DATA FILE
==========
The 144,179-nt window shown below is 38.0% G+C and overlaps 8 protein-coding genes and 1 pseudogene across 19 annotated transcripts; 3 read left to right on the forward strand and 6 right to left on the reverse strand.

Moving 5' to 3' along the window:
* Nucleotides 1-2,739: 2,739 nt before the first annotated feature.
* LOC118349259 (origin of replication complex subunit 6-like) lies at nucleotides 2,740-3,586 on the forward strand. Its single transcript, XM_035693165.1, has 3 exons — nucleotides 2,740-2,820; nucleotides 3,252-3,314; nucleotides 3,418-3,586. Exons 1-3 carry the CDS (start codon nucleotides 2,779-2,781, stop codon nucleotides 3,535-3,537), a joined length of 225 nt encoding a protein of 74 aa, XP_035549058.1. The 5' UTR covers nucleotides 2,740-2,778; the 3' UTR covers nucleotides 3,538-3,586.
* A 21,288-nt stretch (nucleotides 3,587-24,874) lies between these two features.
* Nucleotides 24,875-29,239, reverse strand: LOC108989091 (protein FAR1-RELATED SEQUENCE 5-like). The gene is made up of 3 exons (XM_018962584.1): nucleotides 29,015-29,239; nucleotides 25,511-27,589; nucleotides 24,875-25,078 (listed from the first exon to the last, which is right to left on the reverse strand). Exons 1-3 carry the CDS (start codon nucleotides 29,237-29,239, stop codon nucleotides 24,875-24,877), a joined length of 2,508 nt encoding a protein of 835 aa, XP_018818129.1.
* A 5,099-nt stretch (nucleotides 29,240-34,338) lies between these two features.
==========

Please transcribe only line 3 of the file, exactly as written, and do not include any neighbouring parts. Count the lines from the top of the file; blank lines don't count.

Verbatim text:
* Nucleotides 1-2,739: 2,739 nt before the first annotated feature.